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CHARLES DUANE DAVIS, JR. v. SINGING RIVER ELECTRIC POWER ASSOCIATION AND GROVE MANUFACTURING COMPANY

JANUARY 28, 1987

CHARLES DUANE DAVIS, JR.
v.
SINGING RIVER ELECTRIC POWER ASSOCIATION AND GROVE MANUFACTURING COMPANY



BEFORE WALKER, C.J., DAN LEE AND GRIFFIN, JJ.

WALKER, C.J., FOR THE COURT:

The appellant, Charles Duane Davis, initiated this action by Bill of Complaint, as amended, filed in the Circuit Court of Jackson County seeking $2,500,000.00 in compensatory damages alleged to have resulted from injuries sustained in an electrical shock accident. Following trial by jury, judgment was entered in favor of the appellees, Grove Manufacturing Company and Singing River Electric Power Association (hereinafter Grove and Singing River). We find no error in the trial below and affirm.

Davis was employed by Mid-State James Paving Company (hereinafter Mid-State) as a road and shop mechanic. On

 September 24, 1980, the date of the accident, Davis was assigned to the company's North Plant, a temporary asphalt facility established by the company to facilitate construction of Interstate Highway 10. The electrical service to the plant was designed, installed and maintained by Singing River. Davis usually worked at the company's South Plant in Moss Point, Mississippi. The purpose of his assignment on September 24th was to assist Gene Therrell in the repair of a transmission on a front-end loader.

 The men sought a level location at the North Plant to begin their work. The first site selected was rejected due to a low hanging overhead power line. The men then selected an area once occupied by some truck scales which was "clear, flat, and level, and [without] any traffic" [truck].

 Prior to making the repairs it was necessary to use a hydraulic crane, also known as a cherry-picker, to remove several counter weights from the loader prior to pulling its transmission. The crane was designed and manufactured by Grove. Therrell was operating the crane from inside its cab while Davis, located on the ground, was attaching a chain from the crane to the counter weights when the crane made contact with an overhead wire sending approximately 7,600 volts of electricity through Davis' body. As a result of the accident fourteen percent (14%) of Davis' body was severely burned. He was hospitalized for fifteen (15) weeks and returned to work for Mid-State in January of 1981.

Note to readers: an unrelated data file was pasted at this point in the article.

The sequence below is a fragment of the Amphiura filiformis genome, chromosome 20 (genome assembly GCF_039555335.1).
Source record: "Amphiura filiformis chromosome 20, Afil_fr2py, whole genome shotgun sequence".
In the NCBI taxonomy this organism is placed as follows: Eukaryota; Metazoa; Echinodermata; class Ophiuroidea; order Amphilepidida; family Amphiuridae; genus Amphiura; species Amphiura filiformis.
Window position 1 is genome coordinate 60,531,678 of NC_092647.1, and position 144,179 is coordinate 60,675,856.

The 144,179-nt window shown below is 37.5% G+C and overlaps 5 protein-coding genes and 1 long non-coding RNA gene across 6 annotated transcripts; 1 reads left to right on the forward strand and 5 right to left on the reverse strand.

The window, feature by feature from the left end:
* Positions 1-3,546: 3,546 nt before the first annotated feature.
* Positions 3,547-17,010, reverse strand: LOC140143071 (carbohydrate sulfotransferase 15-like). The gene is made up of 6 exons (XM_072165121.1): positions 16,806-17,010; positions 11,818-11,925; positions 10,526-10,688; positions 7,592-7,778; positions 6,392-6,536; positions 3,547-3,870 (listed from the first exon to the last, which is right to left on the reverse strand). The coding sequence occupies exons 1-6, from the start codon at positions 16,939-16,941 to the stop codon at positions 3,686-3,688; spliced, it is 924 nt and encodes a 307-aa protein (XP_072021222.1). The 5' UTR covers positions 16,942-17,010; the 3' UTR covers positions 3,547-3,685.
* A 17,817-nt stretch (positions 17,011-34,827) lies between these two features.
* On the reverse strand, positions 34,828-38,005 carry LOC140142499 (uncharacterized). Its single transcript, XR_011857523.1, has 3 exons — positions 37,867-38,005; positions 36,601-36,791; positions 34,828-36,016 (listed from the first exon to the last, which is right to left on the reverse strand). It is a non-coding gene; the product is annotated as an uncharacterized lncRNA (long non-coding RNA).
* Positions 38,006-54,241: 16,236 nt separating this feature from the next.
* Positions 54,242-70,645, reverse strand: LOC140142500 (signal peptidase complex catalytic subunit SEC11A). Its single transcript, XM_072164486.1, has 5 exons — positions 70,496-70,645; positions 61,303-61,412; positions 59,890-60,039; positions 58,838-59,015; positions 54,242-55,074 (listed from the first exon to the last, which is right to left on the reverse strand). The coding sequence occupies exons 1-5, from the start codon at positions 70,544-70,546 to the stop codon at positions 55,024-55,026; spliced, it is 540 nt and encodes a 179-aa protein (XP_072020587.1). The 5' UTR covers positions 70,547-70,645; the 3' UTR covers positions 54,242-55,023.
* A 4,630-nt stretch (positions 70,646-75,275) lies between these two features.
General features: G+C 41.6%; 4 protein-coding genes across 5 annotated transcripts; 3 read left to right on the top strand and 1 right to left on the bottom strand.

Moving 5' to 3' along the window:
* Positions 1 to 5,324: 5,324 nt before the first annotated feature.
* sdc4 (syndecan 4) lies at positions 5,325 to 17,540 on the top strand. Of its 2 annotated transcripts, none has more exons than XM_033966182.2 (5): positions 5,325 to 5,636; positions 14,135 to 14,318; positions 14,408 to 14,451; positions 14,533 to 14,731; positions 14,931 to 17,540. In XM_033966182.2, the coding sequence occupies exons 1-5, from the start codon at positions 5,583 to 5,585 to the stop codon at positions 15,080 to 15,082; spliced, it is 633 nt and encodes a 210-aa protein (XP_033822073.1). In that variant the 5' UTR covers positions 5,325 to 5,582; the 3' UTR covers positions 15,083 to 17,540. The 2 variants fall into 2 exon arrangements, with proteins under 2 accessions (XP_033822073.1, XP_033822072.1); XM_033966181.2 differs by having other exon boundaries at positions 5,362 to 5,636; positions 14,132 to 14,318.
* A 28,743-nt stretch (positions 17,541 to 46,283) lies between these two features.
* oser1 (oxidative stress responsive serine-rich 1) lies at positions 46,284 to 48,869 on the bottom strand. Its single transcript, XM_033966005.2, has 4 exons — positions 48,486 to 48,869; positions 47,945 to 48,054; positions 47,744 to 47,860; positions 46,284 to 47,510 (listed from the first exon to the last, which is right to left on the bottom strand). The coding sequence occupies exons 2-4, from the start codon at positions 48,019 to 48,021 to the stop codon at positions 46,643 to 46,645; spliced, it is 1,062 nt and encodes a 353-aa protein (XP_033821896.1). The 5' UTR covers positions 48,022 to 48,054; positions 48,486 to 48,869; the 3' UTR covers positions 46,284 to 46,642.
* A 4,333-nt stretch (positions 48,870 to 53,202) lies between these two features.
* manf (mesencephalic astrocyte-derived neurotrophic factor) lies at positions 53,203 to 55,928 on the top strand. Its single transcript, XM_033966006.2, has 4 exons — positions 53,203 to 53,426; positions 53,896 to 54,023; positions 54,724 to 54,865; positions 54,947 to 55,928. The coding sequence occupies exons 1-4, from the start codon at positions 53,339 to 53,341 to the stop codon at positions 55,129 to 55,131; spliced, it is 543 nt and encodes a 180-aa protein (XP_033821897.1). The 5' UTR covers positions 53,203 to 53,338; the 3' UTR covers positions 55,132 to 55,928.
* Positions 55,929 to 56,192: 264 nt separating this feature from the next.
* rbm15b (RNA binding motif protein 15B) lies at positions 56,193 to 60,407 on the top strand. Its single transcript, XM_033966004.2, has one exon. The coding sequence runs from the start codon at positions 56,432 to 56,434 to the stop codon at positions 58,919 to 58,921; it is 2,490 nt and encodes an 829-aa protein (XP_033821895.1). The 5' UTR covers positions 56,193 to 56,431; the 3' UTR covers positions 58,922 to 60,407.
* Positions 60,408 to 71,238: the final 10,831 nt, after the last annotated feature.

The appellant's Bill of Complaint was couched in terms of strict liability, negligent design and breach of warranty. After reviewing the evidence and hearing all testimony, both expert and lay, the jury entered a verdict in favor of Grove and Singing River, hence this appeal.

 Following trial, the appellant filed a motion for a new trial on the ground that he learned, after trial, that one of the jurors had a son who was represented by counsel for Singing River, and neither the juror or opposite counsel informed the court of this fact during voir dire. Appellant asserts the lower court's denial of his motion for a new trial was error.

 The discretion vested in a trial judge with respect to a motion for a new trial is quite broad. This Court's authority to reverse is limited to those cases wherein the trial judge has abused his discretion. Shelton v. Puckett, 483 So. 2d 354 (Miss. 1986).

 A hearing was had on appellant's motion and the testimony produced at that hearing was that counsel for Singing River had entered an appearance on behalf of the juror's son five (5) months prior to the trial of the case sub judice. Other counsel had been hired by Nationwide Insurance Company to defend the son for his involvement in an automobile collision. The juror's son at the time of this trial was a resident of Washington, D.C. and counsel had not met him until December 22, 1983, after the trial of this case. Furthermore, counsel did not personally know the juror who sat on this case, or that he was related to anyone his firm legally represented or was representing.

 Appellant's argument is unpersuasive as there is no record that the juror was aware of counsel's representation of his son.

 The appellant next argues it was error to introduce into evidence photographs depicting facilities different from that where the accident occurred.

 The first photographs complained of were introduced over objection during cross-examination of the appellant. The photographs depicted the overhead distribution electrical system at the south asphalt facility where Davis routinely worked. The photographs were introduced to establish that Davis had worked under the same conditions at the South Plant as existed at the North Plant and was knowledgeable as to the obvious danger and care required of one working near electrical power lines.

 A plaintiff may not close his eyes to obvious dangers and cannot recover where he possesses facts from which he would be legally charged with the appreciation of the danger. Braswell v. Economy Supply Company, 281 So. 2d 669 (Miss. 1973). The appellant's claim fails as he himself admitted the electrical power service provided by Mississippi Power Company at the South Plant was almost exactly the same as that service provided by Singing River to the North Plant. Davis also admitted he did not look up to see the power ...


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